As it grows, a successful Web site or application generates more and more traffic. Unless infrastructure can be scaled to match, its increasingly slow performance will discourage users from coming back, and a promising application will have failed.
Raising the ante is the fact that many new applications are produced by startup ventures, who cannot afford enough infrastructure to cover future needs. They have no alternative but to grow their infrastructure as their needs and, hopefully, their revenue grows. This can be done successfully, but there are a number of factors to consider.
Basically, the application — in fact, the design process behind it — must be scalable, as should the businesses processes involved with the application. Monitoring and redundancy are also important concerns. Keeping these factors balanced can lead to cost-managed scaling — and profitability.
Web applications are often built with an emphasis on new features and rapid development, with little consideration for long-term growth. However, what if use balloons by a factor of 10, or 100? We often see applications that reach a certain point and then hit a wall. They simply can’t scale any further without being redesigned and rebuilt.
The main problem lies in the difference between scaling up and scaling out. Scaling up means moving the application — unchanged — to a more powerful machine. Scaling up is easier, and buying hardware is usually cheaper and faster than rearchitecting the application. However, when quad-processor Intel or AMD machines aren’t fast enough, the next step is big iron Sun boxes. That is a hugely expensive move, and on the Web it’s rarely done anymore.
Instead, Web applications typically scale out, meaning that the workload is divided among multiple, inexpensive, commodity machines. However, to scale out, the software must be designed so its functions can be spread among multiple machines.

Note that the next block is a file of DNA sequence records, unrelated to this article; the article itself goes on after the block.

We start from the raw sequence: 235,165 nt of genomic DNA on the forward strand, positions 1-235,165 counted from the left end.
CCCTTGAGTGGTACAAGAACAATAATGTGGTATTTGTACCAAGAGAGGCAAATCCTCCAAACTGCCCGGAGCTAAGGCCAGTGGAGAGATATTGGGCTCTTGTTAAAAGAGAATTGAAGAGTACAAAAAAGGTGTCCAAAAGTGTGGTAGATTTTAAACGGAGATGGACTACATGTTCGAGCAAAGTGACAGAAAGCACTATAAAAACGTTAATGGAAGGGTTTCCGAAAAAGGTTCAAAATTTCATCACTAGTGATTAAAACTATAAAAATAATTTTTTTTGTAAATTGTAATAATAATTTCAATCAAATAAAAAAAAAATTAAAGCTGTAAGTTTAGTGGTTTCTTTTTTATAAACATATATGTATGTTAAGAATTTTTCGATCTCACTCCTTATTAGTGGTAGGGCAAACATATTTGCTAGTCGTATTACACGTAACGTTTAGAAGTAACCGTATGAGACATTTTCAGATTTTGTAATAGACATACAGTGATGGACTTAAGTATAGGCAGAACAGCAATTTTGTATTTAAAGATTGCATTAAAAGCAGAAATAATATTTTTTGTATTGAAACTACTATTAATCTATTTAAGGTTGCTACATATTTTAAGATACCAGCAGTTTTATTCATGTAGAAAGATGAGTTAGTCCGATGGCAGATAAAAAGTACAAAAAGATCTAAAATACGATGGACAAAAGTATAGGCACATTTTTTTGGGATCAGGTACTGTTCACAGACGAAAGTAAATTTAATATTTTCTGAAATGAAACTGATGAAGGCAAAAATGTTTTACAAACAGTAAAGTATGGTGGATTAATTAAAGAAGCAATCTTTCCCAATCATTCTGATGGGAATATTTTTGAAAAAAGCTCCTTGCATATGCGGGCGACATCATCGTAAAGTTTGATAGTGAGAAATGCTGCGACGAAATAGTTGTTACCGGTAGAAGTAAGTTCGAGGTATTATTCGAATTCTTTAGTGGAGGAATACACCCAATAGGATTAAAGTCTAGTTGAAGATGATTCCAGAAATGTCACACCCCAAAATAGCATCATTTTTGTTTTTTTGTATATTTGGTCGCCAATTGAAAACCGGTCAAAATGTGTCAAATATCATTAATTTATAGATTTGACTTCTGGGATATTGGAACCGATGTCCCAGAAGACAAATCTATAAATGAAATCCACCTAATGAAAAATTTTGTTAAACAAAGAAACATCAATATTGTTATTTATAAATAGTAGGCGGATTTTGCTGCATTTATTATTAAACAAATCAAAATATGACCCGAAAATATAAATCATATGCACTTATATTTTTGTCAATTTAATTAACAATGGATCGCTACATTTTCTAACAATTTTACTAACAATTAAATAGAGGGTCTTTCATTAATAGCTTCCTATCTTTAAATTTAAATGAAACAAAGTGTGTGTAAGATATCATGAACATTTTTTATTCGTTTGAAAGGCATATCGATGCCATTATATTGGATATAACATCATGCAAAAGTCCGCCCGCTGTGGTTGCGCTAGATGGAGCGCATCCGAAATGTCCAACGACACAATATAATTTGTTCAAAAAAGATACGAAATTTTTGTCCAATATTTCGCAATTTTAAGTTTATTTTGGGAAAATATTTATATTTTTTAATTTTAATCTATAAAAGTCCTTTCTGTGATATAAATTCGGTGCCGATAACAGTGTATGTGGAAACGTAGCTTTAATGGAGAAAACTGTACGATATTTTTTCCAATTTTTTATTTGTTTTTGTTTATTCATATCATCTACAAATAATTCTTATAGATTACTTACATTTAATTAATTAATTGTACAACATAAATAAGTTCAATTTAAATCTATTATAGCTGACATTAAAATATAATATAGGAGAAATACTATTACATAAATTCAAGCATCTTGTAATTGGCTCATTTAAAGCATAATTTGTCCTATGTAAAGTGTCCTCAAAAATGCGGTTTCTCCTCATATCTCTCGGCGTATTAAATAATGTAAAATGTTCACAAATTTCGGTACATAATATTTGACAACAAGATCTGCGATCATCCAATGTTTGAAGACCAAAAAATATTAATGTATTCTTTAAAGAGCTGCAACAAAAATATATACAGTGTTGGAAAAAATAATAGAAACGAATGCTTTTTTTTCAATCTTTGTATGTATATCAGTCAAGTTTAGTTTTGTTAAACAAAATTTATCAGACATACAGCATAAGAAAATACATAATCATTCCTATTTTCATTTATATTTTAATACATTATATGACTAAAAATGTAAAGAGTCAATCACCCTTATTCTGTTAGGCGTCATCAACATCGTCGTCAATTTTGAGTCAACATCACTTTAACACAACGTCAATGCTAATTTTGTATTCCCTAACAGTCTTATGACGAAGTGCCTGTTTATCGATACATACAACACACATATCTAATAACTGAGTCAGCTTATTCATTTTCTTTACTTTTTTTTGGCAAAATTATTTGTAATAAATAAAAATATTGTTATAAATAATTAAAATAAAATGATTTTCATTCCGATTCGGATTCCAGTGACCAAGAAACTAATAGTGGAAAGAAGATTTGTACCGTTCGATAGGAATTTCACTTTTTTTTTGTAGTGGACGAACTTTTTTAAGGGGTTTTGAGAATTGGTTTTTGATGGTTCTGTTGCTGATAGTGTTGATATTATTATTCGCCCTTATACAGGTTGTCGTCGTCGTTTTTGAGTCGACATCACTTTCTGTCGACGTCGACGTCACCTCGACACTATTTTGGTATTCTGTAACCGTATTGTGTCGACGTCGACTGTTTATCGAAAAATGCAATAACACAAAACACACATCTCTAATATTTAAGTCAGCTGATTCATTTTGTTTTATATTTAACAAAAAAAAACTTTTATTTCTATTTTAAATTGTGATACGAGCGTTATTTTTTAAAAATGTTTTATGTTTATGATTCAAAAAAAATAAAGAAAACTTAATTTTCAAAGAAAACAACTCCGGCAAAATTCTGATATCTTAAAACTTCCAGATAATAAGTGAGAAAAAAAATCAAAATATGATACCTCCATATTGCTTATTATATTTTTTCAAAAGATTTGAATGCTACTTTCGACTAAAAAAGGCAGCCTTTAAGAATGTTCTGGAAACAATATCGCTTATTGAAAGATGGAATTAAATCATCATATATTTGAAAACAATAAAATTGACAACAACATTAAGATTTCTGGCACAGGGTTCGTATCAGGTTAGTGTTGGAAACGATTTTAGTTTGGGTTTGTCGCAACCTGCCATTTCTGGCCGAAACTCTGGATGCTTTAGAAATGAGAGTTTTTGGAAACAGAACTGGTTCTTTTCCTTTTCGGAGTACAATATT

For instance, it should be possible to subdivide the application’s database, alphabetically or geographically, so that each section can be handled by a different server. This division cannot happen automatically — it must be handled by the architects.
Scalable Design Processes
Speaking of architects, it is important that they not rely solely on their own resources. Re-inventing the wheel must be avoided.
In my experience, technical people often don’t like to ask for help in the early stages of a project, but that is the best time to ask for it — rather than during the crisis that may come later. Architects should always look for someone who has already done what they are trying to do, especially as that person probably wrote down the answer. In fact, a simple Google search might produce the architecture for your next application.
Whatever you do, don’t be proud — it’s always better to learn from past experience than to completely invent the process yourself.
Development resources are almost always scarce, and deciding how much to expend on the features that the users see, versus how much to expend on the architecture that the users do not see (but which would make the application scalable) is always difficult. There is no one answer, but the question needs to be the subject of some deliberation. Weigh the importance of every new feature against the scalability and performance impact it will have on your application.
Scalable Business Processes
Meanwhile, as the application grows and becomes more important, the software behind it is not the only thing that needs to scale. Basically, all business processes associated with it may need to be scaled. With startups, it is common to find a lack of formal, documented business processes, and the absence of any change management process can be especially problematic. There needs to be a process to manage changes to the infrastructure, the software and the content.
Frankly, the most likely time for a problem to emerge is while introducing changes. Not only should there be planning for each step involved in the change, but there should be planning for a rollback to the previous version if the change does not work. Otherwise, you could find yourself trying to figure out what to do while in the middle of a crisis. While you’re trying to get the site back to normal, you’ll be losing revenue, as well as the trust of your customers.